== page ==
THE HARVEST

Leaf Lettuce

Sweet Corn

Leeks

Bok Choy or Kale

Watermelons

White Onions

Garlic

Peppers

Zucchini & Summer Squash - limited

Peppers

CHOICE: Eggplant, Potatoes, Tomatoes


Upick: Edamame, Hot Peppers, Basil, Paste Tomatoes, Raspberries, Herbs & Flowers


Coming Soon:  Delicata Squash, Radishes


Recipes

African Pineapple Peanut Stew is a very tasty, savory stew, which incorporates kale or other cooking greens. This unique recipe for Stuffed Peppers incorporates many of the vegetables in the share this week, including leeks, peppers, zucchini, and tomato.

Fresh sweet corn is such a treat, and although it is wonderful right off the cob, I always think fresh corn cakes are an amazing treat. Try this recipe for Golden Corncakes and see if you agree!


Enjoy the Harvest!

Your farmers,

John and Aimee Good


 

Posted 8/27/2012 1:01pm by John and Aimee Good.


FIELD UPDATE

The potato yields have been excellent this year, probably our best ever. We hope you have been enjoying the bounty of these tasty spuds. Because potatoes are a storage crop, it is often surprising to people how wonderful they are when fresh dug from the ground. We love them.

We expect to have tomatoes in the share, in lesser quantities, through this week yet. The cherries are almost gone, but it looks like the pastes will be available to Upick this week and hopefully next. The quantities should still be ample for this week, so take your last chance to stock up on these jewels of the summer!

I mistakenly thought we had harvested all the spring plantings of carrots, but happily, I was wrong and we have one more planting which will be in the harvest this week. Other exciting vegetables coming in the next few weeks include watermelons, leeks, salad greens and arugula.

The next edamame in the field look great, and there should be plenty to pick. Unfortunately the green beans have been hit hard by Mexican Bean Beetles this year. The little yellow larvae can be seen all over the plants, and they eat the foliage as well as the beans. They have dramatically reduced yields. They are usually not a problem in this region, but the recent warm winter has led to highly increased populations. In our research, we have discovered a beneficial wasp that we can release to help control the population, which we will do in future seasons, but it is too late to control the population that we have at present.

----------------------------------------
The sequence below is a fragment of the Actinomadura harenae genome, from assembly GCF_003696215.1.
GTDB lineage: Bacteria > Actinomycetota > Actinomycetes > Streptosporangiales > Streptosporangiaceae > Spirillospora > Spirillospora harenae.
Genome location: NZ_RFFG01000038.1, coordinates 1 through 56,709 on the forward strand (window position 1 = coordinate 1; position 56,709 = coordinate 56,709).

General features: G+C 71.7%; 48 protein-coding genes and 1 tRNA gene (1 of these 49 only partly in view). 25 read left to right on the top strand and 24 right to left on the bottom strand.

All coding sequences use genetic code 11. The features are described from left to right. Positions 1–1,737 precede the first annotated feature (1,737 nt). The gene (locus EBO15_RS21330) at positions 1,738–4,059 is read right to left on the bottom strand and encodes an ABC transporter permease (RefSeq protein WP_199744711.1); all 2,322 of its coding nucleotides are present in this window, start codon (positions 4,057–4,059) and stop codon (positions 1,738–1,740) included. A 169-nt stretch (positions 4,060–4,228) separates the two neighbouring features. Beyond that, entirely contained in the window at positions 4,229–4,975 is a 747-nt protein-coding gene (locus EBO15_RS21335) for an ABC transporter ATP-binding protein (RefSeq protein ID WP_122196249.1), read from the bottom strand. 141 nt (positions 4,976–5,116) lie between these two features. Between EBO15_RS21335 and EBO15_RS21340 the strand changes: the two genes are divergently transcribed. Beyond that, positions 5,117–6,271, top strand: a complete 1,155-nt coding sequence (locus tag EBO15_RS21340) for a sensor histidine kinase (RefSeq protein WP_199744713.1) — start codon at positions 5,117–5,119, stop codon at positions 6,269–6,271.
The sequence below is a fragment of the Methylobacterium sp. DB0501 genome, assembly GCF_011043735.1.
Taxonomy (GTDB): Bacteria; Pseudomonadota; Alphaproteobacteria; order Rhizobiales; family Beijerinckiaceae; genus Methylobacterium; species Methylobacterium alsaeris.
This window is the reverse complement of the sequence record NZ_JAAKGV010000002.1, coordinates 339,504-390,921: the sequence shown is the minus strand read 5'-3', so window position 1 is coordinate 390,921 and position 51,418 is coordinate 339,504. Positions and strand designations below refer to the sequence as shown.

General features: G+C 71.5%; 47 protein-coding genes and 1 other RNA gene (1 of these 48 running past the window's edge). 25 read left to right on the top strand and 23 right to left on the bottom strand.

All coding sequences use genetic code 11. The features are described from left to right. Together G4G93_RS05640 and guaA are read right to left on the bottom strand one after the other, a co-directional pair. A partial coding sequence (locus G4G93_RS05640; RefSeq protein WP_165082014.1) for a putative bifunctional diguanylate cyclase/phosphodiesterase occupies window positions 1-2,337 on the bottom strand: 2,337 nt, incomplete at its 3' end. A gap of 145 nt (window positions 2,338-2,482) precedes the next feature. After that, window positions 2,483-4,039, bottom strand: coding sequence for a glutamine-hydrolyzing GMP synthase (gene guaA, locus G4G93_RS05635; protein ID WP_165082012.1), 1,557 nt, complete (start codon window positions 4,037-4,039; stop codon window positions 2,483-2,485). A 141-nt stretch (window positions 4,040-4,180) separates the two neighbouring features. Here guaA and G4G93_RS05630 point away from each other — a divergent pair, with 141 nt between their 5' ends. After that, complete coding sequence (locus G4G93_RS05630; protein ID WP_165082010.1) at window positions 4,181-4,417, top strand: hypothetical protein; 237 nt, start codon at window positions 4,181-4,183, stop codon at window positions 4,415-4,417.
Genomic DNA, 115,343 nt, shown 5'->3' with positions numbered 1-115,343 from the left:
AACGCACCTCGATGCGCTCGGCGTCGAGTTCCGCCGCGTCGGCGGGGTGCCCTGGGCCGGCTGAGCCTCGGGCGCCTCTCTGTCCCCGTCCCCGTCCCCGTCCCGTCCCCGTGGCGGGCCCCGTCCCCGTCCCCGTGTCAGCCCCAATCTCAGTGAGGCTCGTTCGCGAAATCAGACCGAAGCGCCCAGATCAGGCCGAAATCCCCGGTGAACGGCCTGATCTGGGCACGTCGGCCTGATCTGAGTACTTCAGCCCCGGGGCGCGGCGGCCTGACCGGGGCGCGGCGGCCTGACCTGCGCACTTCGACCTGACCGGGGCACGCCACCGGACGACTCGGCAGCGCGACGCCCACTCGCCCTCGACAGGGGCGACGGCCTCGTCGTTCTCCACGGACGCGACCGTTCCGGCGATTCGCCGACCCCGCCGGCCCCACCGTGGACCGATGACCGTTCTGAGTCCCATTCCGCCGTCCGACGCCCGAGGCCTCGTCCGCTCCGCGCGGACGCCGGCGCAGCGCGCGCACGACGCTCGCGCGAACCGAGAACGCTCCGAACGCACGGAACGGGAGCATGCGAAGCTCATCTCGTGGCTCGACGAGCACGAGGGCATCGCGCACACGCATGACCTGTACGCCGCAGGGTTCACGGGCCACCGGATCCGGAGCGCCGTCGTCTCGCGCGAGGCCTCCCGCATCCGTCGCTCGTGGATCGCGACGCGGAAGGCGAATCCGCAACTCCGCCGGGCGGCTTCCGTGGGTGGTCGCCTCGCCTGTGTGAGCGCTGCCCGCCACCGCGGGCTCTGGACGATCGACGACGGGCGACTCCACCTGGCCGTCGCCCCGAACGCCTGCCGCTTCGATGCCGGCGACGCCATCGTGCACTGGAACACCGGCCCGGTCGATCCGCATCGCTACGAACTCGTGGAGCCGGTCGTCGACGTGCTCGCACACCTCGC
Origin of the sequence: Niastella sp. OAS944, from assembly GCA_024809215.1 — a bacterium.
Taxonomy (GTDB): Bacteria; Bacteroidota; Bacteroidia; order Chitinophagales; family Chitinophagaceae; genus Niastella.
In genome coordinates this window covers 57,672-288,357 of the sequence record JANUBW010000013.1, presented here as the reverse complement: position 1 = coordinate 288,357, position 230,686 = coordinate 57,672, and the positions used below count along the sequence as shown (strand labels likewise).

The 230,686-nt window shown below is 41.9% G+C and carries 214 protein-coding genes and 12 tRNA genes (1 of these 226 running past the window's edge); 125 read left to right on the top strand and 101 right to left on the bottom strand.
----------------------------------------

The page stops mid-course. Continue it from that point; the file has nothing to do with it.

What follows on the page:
PICKUP CHANGE NOTICE!

Please note: The CSA pickup for Friday, September 14th will be moved to Thursday, September 13th, to accommodate the Rodale Institute Organic Pioneers Awards Dinner, which is being held on Friday in the barn. All Friday pickup members, please put this change on your calendar. If you cannot pick up on Thursday September 13th, please let us know that you need to Tuesday September 11th for that week. Also, fruit shares will delivered on Thursday for that week. Thank you very much.


THE HARVEST

Carrots

White Onions

Red  &/or Blue Potatoes

Fresh Garlic

Red Tomatoes

Heirloom Tomatoes

Zucchini & Summer Squash

Peppers

Kale or Chard

Limited: Eggplant


Upick: Edamame, Basil, Paste Tomatoes, Raspberries, limited Wax & Green Beans, limited Cherry Tomatoes, Hot Peppers, Herbs & Flowers


Coming Soon: Watermelon, Leeks, Salad greens, Arugula


Recipes

Since this morning is slightly rainy and overcast, I am thinking of soup. My mom served this Potato Chard Soup for lunch, and it was so delicious I wanted to share it with you. Even the children ate whole bowls of it! Another tasty chard recipe, also a kid-pleaser, is Chard Cheese Pie,a very simple baked dish with cottage or ricotta cheese and steamedgreens. In both recipes, kale or other cooking greens can be substituted for the chard or used in combination with the chard.